When a Polish Cardinal was chosen to lead the Roman Catholic Church 26 years ago, he was a surprise selection, for 455 years the pontiff had been Italian. Now, Catholic Cardinals are considering a successor, who could come from Africa, Asia or Latin America.
There are 1.1 billion Roman Catholics worldwide. Most of them live in the developing world.
Catholicism is growing in Africa more than any other part of the world. By church estimates, the number of Catholics in Africa has nearly doubled over the last twenty years, from 50 to 90 million.
Almost half of the world's Catholic population lives in Latin America. Brazilian Cardinal Claudio Hummes says, "Brazil is the most populous Catholic country, Latin America is a very important Catholic continent."
And Asia is also witnessing a Catholic population explosion. Catholic scholar Monsignor William Kerr says all this has led to speculation that when the Cardinals convene to choose the next Pope they may do something extraordinary. "Will it be somebody from the third world where Catholicism is growing immensely?"
A Pope from the developing world could give Catholicism a strong foothold in an area where it is facing stiff competition from other religions. It also could give a voice to some of the world's poorest people. Monsignor Kerr says, "In Africa and Asia catholic populations are growing by leaps bounds and you have a lot of representation in the College of Cardinals from the third world."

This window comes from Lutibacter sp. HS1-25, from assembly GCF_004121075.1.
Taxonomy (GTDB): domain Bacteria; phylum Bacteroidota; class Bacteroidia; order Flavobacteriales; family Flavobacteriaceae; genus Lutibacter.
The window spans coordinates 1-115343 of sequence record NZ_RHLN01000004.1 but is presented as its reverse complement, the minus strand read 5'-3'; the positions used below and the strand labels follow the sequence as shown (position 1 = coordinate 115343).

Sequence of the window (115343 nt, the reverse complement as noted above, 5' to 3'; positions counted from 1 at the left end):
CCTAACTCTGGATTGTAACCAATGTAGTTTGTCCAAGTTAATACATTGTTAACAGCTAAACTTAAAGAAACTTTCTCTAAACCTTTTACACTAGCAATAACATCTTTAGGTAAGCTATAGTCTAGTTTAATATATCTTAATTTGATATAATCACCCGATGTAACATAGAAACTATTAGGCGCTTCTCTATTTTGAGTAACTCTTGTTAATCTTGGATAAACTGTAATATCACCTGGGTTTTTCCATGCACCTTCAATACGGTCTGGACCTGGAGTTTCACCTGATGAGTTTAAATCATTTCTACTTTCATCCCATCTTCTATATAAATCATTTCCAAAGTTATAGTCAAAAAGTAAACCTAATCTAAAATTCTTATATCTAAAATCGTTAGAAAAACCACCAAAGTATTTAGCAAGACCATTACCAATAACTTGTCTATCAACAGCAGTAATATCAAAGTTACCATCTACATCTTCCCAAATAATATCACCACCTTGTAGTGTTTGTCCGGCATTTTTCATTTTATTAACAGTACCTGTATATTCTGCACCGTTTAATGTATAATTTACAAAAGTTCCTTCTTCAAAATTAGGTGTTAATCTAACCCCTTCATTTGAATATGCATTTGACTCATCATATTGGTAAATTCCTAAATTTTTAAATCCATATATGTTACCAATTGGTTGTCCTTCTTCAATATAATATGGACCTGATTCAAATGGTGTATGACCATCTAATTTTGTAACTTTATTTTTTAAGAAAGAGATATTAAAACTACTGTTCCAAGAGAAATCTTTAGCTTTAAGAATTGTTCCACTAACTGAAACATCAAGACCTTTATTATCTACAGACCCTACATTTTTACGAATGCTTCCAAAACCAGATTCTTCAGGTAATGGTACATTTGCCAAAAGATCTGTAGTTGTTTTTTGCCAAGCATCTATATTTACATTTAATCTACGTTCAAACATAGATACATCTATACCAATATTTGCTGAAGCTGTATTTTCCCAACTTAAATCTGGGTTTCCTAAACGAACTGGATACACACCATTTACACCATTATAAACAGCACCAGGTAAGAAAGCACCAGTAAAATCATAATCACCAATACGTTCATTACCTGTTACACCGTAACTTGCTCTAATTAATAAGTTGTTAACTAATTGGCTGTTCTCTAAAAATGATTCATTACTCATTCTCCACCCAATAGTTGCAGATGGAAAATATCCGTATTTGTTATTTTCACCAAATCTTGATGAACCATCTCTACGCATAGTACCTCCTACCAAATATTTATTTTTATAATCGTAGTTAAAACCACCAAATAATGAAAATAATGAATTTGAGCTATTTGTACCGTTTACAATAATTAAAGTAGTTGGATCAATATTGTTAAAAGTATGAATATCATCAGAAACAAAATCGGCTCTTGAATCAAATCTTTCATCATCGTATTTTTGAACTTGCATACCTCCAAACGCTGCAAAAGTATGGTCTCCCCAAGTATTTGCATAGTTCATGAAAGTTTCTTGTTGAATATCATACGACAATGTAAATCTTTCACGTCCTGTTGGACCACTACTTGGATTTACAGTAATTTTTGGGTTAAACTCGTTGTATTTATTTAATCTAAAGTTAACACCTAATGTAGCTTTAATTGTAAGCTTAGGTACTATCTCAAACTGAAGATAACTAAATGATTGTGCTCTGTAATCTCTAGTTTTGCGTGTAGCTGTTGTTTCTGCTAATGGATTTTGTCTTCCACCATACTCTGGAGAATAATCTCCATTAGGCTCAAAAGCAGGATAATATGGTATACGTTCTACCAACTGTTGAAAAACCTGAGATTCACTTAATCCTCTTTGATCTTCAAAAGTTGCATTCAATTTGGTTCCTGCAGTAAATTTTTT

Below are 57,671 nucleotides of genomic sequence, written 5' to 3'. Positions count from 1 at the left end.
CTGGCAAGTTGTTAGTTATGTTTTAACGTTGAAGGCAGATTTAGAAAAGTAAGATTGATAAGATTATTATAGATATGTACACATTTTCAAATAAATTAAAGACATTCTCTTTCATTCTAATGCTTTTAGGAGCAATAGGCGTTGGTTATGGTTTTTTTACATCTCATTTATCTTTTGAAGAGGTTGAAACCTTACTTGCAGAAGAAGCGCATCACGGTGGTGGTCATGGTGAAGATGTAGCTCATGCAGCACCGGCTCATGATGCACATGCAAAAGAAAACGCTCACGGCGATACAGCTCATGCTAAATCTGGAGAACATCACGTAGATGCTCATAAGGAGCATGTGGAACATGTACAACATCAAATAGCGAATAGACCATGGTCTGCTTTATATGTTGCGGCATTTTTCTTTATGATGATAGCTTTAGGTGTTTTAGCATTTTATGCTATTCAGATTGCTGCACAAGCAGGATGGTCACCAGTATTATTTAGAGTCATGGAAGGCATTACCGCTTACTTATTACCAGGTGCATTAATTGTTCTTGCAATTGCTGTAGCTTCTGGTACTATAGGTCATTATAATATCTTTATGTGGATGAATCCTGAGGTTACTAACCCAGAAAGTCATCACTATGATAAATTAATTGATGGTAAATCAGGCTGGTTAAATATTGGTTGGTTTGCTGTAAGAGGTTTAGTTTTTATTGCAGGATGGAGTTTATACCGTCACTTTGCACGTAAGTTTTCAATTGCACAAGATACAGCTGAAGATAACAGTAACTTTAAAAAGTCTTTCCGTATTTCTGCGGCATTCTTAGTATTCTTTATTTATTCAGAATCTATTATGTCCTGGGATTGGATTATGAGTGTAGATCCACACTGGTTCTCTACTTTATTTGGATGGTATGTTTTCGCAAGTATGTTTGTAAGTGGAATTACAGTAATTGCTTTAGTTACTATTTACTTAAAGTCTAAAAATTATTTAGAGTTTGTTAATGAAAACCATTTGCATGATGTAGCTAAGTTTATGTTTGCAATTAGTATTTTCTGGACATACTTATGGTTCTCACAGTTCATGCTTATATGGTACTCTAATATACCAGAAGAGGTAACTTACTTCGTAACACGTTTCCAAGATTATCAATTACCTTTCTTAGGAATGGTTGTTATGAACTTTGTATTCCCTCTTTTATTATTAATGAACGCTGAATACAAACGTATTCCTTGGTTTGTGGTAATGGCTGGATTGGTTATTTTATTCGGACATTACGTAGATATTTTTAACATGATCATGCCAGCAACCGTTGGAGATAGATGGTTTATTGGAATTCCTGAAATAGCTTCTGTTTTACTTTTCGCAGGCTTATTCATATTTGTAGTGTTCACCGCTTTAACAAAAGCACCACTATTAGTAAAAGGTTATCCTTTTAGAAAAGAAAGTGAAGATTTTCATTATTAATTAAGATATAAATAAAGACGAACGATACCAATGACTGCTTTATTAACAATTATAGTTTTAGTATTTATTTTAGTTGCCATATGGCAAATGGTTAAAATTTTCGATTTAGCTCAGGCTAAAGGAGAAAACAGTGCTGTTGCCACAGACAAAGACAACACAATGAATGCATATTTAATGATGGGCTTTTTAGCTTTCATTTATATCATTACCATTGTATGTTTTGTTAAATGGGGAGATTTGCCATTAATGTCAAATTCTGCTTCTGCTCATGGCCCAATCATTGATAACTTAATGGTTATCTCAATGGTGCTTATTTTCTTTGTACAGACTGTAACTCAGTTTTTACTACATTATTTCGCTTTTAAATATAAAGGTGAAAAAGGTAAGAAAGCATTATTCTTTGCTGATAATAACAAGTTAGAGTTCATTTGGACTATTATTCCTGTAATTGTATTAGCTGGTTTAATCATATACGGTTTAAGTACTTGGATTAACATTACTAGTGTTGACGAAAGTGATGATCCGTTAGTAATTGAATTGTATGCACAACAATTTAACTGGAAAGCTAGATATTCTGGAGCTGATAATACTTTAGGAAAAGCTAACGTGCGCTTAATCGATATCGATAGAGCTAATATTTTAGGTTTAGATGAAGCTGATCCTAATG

Asia, Africa, and Latin America have 44 of the 117 cardinals that will choose Pope John Paul II successor. Thomas Reese is the editor of "America," a national catholic weekly magazine. "The real wild card here is Latin America. There's no one that really is standing out as a possible candidate from Latin America, but you don't know how things will develop as the days go by and they may coalesce around someone. If the Latin Americans were united behind someone it could be a very significant block of votes."
Americans seem to be divided over the preferred ethnicity of the next pope. The Associated Press released a poll recently indicating about one-in-three Americans want the next pope to be from a place where Catholicism is spreading rapidly, like Africa or Latin America.
But, an equal number say he should come from Europe, as tradition dictates. And there remains a powerful sentiment to elect an Italian Pope.
Cardinals under the age of 80 have the final say. Cardinal Hummes comment, "The geographical origin of the Pope is less important than his qualities to confront the problems of the world and lead the church during these difficult times."
Monsignor Kerr adds, ?It's got be somebody who can deal with all the world and all the cultures. So, it would have to be somebody that has lived in Rome, worked in Rome, traveled the world, knows the world, knows the church and world."
There has never been a Pontiff from Latin America or Asia, and the last time an African was head of the church was more than 1,500 years ago.
But, then again, nobody would have imagined that a Polish Bishop from Krakow could have been chosen to lead the Catholic Church.